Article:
Review Summary: L.A. alt rock outfit Dead Sara trade their basement for the studio and end up producing the sort of debut album that all new and upcoming bands should aspire for.
So here’s a band which will never have to weigh in on the loudness wars: Dead Sara, an alt rock four-piece based out of L.A., probably come loud enough as is. Their self-titled debut, a patchwork of eleven power-packed tracks that clocks just over forty minutes long, is buttressed by thickly amplified sheet metal riffs, jackhammer percussion, thundering drums, and has smatterings of white noise for girders. The resulting concoction is a blistering, industrial-grade monster that always seems to be just a couple of decibels away from perforating a few eardrums.
Part of all that destructive power comes from how tightly coiled its four musicians sound when playing together. Singer Emily Armstrong, lead guitarist Siouxsie Medley, bassist Chris Null, and drummer Sean Friday sound like they’ve been jamming in the same basement for years. Accordingly, everything – from the deep bass throttle that introduces album opener “Whispers and Ashes” to the crashing drummerese bombast that heralds the arrival of the bridge for “Monumental Holiday” – comes across as architecturally sound. But while Null and Friday do a fantastic job of knitting the whole thing together, it’s their two female compatriots that are the real stars of the show. Guitarist Siouxsie Medley spends the entire album showing us all how she can make puns out of her last name by shuffling through a ridiculous amount of guitar moods that range from atmospheric, The Edge-esque guitar noodling to primal hollow-point riffs. Meanwhile, Armstrong proves herself a frontman capable of flipping through several personalities at once, sometimes in the space of a single song: “Why you testing my patience?” she demands at the beginning of “Test on My Patience”; moments later she’s reduced to howling, “I’m in love, I’m in love, no I’m not/Oh my God – I’m a liar I can taste it.” But the slow burners find her more reticent: “So lay down beside/My nervous stinking body,” she pleads on “Dear Love”, her claim to being nasally unpalatable acting as a foil for her true intentions.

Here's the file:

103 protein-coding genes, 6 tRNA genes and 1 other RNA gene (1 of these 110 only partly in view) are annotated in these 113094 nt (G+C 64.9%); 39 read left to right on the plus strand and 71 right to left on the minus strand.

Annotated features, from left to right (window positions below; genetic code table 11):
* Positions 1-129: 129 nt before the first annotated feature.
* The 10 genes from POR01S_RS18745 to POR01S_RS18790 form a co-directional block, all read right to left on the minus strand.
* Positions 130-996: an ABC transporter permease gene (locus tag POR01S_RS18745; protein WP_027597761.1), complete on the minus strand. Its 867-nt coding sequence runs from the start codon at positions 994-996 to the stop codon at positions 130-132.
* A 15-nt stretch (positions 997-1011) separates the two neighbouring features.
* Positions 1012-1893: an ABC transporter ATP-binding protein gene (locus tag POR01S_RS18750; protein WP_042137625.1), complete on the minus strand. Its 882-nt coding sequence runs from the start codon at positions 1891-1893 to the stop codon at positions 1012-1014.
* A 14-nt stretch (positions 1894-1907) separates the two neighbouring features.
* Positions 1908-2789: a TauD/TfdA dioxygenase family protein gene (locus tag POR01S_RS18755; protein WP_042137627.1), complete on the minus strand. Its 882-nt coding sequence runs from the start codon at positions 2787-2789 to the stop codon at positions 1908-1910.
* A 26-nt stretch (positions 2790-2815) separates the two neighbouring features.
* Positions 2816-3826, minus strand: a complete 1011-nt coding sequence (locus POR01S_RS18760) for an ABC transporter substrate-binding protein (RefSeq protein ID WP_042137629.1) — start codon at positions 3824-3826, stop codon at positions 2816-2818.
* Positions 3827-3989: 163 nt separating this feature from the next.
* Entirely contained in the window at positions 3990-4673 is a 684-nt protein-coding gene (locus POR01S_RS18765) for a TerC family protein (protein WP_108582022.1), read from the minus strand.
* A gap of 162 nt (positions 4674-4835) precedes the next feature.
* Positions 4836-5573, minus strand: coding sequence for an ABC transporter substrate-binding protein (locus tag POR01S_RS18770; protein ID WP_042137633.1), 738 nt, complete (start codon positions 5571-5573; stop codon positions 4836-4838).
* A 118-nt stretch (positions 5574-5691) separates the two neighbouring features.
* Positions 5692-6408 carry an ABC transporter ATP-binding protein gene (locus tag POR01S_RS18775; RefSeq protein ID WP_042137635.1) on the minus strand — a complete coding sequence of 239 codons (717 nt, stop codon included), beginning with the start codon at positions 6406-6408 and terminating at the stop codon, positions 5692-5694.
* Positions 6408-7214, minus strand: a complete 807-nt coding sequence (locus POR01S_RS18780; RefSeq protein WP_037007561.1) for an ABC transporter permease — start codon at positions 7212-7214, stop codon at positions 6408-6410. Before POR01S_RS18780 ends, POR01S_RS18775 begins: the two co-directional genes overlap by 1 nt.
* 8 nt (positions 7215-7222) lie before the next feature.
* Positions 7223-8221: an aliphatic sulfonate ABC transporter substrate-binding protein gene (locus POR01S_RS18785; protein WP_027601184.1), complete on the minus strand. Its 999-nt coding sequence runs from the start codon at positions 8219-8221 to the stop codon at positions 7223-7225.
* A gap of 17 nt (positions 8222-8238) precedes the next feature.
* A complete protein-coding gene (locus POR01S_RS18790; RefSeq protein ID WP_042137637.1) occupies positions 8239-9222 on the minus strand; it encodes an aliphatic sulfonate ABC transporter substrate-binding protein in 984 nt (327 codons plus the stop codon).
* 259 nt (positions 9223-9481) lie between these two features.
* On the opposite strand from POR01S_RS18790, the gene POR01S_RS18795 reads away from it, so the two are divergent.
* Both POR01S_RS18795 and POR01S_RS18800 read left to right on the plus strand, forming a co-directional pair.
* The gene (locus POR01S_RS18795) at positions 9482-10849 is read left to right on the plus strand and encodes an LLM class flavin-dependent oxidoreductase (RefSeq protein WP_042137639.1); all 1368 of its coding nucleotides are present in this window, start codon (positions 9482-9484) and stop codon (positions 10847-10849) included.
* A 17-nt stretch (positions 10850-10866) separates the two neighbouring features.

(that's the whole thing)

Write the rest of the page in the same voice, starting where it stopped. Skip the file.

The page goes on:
Despite the sonic barrage, which often acts as a dead giveaway when it comes to categorizing a band’s point of origin, trying to shoehorn Dead Sara into a particular genre can be a bit troublesome, mainly as the four-piece incorporate a vast spectrum of influences onto their auditory palette. There’s a light element of southern rock behind all those riffs, which have a habit of cutting out just as they’re about to go stale – think Death From Above 1979, but if the Kings of Leon had been the ones performing their songs instead – plus some blues, folk, and a dash of power metal. Complicating matters further is Armstrong herself, who freely vacillates between being Michelle Branch on a particularly melancholy Tuesday afternoon to the unhinged ferocity of Three Cheers for Sweet Revenge
-era Gerard Way. Yet such debate is rendered of secondary importance in the face of the band’s uncanny ability at crafting arena-sized rockers. There are at least three candidates for the anthem-of-the-spring title here, with explosive lead single “Weatherman” leading the charge. Lyrically, the band insist that the song is about “creating your own weather per se in standing up for what you believe in”, but I’m inclined to disagree, noting instead that the song features just the right amount of slogans to have a horde of teenagers rallying around its sufficiently inflammatory cause (“Go for the kill!”; “Cause no one else cares!”; “I’ll sing as the regret for all that un-American!”).
Then there’s “Monumental Holiday”, whose main riff is best described as the sound that one might hear if there was a giant wasp/flying lawnmower buzzing around your living room. Elsewhere, “Lemon Scent” features deliciously lofty vocals from Armstrong, with the key moment arriving when she delivers the tantalizing line, “This is the part – where it gets kinda personal”, which by the middle of the song morphs into, “This is the part – now it gets kinda sexual”, suggesting that the two are one and the same. Other equally pitch-perfect moments are scattered all over the record like tiny Easter eggs: the bridge of “We Are What You Say”, for instance, is practically begging
for a live clap-along, while bruised power ballads like “Face To Face” prove that even a rugged, untamed beauty like Armstrong can have her heart broken, with the tortured, self-affirming scream of “Here I am!” making the existential crisis at the core of Beyonce’s “I Was Here” seem woefully pallor in comparison.
On their very first studio outing, Dead Sara have created a record that people will be talking about for years to come; perhaps even on a scale that rivals other debuts of myth and legend such as Arcade Fire’s Funeral
and The Strokes’ Is This It
. When viewed through such a prism, the achievement seems all the more remarkable; hell, it’s almost as if the band have created the perfect debut through sheer force of will alone. Clearly, spring has well and truly arrived.